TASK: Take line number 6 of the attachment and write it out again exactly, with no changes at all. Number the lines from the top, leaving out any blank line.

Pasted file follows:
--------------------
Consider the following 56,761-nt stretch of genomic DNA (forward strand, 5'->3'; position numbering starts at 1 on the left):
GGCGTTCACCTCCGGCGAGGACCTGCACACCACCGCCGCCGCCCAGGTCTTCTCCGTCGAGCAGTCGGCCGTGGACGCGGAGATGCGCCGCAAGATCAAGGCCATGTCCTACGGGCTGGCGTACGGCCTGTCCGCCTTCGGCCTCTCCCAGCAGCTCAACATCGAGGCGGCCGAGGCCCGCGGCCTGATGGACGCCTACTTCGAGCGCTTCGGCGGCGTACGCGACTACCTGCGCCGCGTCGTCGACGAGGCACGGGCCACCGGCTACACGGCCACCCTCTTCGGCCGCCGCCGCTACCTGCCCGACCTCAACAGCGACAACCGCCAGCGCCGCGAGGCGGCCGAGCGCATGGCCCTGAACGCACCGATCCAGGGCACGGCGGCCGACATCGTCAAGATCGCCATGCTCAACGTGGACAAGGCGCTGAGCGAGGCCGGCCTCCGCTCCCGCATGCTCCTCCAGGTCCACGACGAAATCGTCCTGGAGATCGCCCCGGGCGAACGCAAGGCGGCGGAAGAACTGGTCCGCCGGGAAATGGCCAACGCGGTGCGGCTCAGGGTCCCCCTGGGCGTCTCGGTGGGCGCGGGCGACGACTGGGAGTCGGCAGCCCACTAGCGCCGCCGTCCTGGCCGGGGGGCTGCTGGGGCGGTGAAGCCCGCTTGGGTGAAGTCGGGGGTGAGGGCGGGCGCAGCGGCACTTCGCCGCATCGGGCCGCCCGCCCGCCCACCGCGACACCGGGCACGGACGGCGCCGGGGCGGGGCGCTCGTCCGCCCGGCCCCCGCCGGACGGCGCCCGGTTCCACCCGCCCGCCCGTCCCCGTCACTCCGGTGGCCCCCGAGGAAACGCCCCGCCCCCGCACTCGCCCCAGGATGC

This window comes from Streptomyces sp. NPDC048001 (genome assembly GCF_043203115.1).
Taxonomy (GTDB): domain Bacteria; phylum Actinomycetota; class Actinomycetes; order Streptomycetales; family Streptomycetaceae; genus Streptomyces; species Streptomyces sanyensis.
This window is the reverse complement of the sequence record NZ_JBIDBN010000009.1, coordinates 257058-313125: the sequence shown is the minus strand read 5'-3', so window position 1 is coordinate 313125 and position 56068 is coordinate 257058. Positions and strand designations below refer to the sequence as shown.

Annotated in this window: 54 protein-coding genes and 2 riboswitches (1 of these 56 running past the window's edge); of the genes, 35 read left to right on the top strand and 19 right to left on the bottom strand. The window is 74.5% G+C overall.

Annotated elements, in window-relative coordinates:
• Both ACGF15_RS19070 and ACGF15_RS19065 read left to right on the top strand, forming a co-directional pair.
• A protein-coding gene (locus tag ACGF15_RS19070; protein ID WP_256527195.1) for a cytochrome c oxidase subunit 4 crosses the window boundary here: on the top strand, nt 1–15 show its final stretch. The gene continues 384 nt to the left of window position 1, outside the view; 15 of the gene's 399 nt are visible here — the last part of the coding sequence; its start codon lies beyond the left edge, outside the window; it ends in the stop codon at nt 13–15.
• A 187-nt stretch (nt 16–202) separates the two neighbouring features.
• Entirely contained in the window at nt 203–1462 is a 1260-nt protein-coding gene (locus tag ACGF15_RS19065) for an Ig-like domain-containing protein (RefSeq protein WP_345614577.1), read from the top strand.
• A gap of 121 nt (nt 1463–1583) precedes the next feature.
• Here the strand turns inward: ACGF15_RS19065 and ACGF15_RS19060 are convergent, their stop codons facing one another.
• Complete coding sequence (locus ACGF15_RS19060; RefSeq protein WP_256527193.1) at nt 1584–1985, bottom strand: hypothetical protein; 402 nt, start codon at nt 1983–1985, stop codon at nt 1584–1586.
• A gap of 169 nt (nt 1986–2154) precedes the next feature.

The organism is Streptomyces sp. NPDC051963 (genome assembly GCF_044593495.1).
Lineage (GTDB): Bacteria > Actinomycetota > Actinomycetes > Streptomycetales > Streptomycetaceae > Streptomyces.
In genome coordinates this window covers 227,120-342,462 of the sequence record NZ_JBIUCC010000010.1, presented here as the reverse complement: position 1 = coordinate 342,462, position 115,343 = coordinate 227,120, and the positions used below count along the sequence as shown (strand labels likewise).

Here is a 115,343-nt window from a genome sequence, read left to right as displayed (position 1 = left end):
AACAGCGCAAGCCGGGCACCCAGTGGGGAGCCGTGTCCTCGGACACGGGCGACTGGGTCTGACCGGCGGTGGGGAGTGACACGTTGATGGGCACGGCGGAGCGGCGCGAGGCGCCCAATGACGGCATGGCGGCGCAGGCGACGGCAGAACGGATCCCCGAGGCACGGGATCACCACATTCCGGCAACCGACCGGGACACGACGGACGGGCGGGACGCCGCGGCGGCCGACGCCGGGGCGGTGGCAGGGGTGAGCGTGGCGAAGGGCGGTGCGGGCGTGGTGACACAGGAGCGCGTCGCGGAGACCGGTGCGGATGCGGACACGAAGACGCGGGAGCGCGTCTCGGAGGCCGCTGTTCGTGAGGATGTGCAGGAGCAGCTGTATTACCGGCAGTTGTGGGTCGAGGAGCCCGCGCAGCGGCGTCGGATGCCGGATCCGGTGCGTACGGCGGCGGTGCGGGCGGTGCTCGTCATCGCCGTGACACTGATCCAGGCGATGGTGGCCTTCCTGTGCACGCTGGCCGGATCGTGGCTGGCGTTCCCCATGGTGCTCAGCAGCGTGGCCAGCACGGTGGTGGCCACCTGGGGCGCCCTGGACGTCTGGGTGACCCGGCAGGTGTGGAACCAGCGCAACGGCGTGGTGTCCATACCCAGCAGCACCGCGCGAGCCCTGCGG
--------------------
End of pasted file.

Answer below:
Annotated in this window: 54 protein-coding genes and 2 riboswitches (1 of these 56 running past the window's edge); of the genes, 35 read left to right on the top strand and 19 right to left on the bottom strand. The window is 74.5% G+C overall.